Hammer toe surgery can be highly effective in people for whom the primary or only issue is hammer toe.
But when an underlying condition such as rheumatoid arthritis causes a hammer toe, doctors may recommend treating that condition first.
Surgical options for hammer toe include:
A tendon transfer pulls the toe into the correct position and often works well for a flexible hammer toe. Tendons attach muscle to bone. During a tendon transfer, the surgeon pulls a tendon near the hammer toe across the top of the joint. This pulls the toe into a straighter position, compensating for muscle weaknesses and improving the toe’s appearance. It should also reduce pain.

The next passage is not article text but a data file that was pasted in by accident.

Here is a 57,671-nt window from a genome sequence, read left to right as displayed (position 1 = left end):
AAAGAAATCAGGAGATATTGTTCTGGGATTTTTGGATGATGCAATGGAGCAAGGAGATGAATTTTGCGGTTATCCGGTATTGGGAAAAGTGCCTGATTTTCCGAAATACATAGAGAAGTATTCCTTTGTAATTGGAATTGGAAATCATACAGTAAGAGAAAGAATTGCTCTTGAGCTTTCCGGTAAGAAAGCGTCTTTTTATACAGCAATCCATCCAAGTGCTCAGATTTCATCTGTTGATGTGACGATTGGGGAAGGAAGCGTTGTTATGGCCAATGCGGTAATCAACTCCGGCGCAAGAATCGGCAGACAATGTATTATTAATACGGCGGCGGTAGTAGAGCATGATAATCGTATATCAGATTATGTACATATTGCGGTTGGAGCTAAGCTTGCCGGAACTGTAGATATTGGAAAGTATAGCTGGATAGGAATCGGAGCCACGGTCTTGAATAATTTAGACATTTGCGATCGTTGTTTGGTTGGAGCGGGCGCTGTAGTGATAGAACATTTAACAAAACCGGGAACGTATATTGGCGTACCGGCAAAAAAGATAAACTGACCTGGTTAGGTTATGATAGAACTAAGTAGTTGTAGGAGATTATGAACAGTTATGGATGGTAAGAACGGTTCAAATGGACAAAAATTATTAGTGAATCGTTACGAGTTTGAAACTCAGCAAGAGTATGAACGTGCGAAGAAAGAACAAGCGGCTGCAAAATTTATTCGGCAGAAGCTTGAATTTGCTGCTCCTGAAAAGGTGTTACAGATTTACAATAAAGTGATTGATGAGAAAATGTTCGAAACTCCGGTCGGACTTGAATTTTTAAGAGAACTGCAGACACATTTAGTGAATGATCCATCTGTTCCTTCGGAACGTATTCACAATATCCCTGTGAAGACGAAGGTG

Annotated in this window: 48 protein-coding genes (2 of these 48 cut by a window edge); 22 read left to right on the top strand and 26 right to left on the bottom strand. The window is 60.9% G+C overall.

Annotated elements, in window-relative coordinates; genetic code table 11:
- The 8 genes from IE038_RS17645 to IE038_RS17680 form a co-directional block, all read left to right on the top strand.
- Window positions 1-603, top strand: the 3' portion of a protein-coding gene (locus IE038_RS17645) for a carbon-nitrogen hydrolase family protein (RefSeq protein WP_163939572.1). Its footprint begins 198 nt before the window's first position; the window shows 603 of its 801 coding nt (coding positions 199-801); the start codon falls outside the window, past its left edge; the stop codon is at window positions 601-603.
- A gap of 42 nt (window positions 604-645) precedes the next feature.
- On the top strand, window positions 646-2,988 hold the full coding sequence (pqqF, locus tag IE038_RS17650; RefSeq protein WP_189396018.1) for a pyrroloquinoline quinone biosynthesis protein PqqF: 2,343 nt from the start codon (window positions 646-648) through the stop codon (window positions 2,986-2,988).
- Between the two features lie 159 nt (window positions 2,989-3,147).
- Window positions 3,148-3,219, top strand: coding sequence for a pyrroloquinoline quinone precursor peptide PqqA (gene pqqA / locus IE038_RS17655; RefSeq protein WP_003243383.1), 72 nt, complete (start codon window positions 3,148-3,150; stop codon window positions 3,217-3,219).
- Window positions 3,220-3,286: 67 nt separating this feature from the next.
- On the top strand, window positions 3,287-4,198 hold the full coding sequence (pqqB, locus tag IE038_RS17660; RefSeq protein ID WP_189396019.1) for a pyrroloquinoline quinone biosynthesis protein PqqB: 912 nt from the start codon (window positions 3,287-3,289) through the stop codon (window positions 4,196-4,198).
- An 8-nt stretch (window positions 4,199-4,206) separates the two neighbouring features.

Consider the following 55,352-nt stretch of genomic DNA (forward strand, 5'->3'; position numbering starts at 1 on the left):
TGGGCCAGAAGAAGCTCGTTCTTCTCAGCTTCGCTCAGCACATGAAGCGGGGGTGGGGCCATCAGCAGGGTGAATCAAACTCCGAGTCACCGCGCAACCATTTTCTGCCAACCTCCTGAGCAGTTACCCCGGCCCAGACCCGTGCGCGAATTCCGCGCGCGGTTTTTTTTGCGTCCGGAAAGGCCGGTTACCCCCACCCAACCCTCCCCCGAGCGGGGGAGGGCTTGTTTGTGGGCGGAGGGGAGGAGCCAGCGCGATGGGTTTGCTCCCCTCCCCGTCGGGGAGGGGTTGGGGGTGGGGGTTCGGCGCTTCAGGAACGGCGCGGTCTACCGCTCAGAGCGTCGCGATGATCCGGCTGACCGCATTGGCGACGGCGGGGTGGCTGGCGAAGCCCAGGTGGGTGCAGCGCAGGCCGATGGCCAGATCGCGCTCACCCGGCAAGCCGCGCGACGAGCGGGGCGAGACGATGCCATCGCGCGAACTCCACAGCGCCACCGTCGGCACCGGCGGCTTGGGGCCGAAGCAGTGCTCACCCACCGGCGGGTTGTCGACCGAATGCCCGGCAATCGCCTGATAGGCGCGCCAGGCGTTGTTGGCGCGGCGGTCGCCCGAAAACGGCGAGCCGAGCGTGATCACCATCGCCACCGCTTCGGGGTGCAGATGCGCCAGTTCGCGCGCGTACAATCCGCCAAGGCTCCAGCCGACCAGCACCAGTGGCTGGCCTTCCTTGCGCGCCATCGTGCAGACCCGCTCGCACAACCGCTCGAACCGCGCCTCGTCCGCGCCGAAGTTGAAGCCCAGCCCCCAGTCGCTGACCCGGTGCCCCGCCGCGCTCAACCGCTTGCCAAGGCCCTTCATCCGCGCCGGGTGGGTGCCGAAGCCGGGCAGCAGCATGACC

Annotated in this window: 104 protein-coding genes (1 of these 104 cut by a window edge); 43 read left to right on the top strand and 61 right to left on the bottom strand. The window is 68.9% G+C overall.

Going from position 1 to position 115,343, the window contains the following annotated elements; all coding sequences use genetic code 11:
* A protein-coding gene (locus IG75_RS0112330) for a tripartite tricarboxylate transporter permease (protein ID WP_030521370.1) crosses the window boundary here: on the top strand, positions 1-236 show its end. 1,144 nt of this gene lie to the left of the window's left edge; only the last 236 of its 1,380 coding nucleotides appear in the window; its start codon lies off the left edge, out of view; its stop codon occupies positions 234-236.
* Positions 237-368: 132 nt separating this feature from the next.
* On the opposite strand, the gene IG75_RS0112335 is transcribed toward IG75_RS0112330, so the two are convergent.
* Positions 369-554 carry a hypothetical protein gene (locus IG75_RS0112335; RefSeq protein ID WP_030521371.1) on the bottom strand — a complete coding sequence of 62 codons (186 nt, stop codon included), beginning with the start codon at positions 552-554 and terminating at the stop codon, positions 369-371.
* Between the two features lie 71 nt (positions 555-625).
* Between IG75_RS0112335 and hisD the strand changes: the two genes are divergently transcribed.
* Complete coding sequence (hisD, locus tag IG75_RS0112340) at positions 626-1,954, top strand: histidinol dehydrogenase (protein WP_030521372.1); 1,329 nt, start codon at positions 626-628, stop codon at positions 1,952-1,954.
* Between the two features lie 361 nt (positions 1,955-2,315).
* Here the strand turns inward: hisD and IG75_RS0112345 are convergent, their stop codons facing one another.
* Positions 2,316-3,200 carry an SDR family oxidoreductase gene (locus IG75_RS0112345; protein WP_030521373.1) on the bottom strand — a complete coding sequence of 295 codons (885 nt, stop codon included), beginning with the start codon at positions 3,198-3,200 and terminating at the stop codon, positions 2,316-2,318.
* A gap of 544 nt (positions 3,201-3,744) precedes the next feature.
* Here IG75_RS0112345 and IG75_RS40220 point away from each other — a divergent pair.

Joint resection can help with a fixed hammer toe. For this surgery, a doctor cuts ligaments and tendons to help straighten the toe and may also remove a portion of the bone. To keep the toe in place, the surgeon may insert temporary pins. These pins can be removed a few weeks after the surgery.
A fusion procedure can reduce the severity of a fixed hammer toe. In this procedure, the surgeon removes portions of the joint to allow bones to grow together. This straightens the toe and can help reduce pain.
A surgeon will cut tendons and ligaments, as well as the ends of the bones. Then, the surgeon will use pins to help keep the joint in place. The pins remain in place to allow the bones to grow together and are removed after the joint has fused.